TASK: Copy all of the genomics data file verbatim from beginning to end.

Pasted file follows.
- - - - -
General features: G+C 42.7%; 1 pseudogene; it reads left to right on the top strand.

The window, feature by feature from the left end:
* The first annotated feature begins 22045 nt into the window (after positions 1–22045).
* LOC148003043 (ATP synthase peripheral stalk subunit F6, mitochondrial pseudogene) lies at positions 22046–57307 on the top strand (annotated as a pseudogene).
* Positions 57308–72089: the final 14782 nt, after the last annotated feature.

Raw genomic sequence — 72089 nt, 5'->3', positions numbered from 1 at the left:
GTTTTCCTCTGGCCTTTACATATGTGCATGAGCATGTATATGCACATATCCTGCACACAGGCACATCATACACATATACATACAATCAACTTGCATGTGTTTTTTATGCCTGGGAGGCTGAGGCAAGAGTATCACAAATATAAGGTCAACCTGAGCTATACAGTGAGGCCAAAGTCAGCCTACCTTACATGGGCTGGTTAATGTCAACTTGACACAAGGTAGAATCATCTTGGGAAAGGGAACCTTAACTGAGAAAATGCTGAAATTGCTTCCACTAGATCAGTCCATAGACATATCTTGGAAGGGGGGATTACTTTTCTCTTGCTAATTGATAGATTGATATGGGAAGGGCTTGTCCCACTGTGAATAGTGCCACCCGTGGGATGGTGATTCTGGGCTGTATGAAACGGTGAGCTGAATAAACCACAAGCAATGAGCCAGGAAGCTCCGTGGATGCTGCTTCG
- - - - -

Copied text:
General features: G+C 42.7%; 1 pseudogene; it reads left to right on the top strand.

The window, feature by feature from the left end:
* The first annotated feature begins 22045 nt into the window (after positions 1–22045).
* LOC148003043 (ATP synthase peripheral stalk subunit F6, mitochondrial pseudogene) lies at positions 22046–57307 on the top strand (annotated as a pseudogene).
* Positions 57308–72089: the final 14782 nt, after the last annotated feature.

Raw genomic sequence — 72089 nt, 5'->3', positions numbered from 1 at the left:
GTTTTCCTCTGGCCTTTACATATGTGCATGAGCATGTATATGCACATATCCTGCACACAGGCACATCATACACATATACATACAATCAACTTGCATGTGTTTTTTATGCCTGGGAGGCTGAGGCAAGAGTATCACAAATATAAGGTCAACCTGAGCTATACAGTGAGGCCAAAGTCAGCCTACCTTACATGGGCTGGTTAATGTCAACTTGACACAAGGTAGAATCATCTTGGGAAAGGGAACCTTAACTGAGAAAATGCTGAAATTGCTTCCACTAGATCAGTCCATAGACATATCTTGGAAGGGGGGATTACTTTTCTCTTGCTAATTGATAGATTGATATGGGAAGGGCTTGTCCCACTGTGAATAGTGCCACCCGTGGGATGGTGATTCTGGGCTGTATGAAACGGTGAGCTGAATAAACCACAAGCAATGAGCCAGGAAGCTCCGTGGATGCTGCTTCG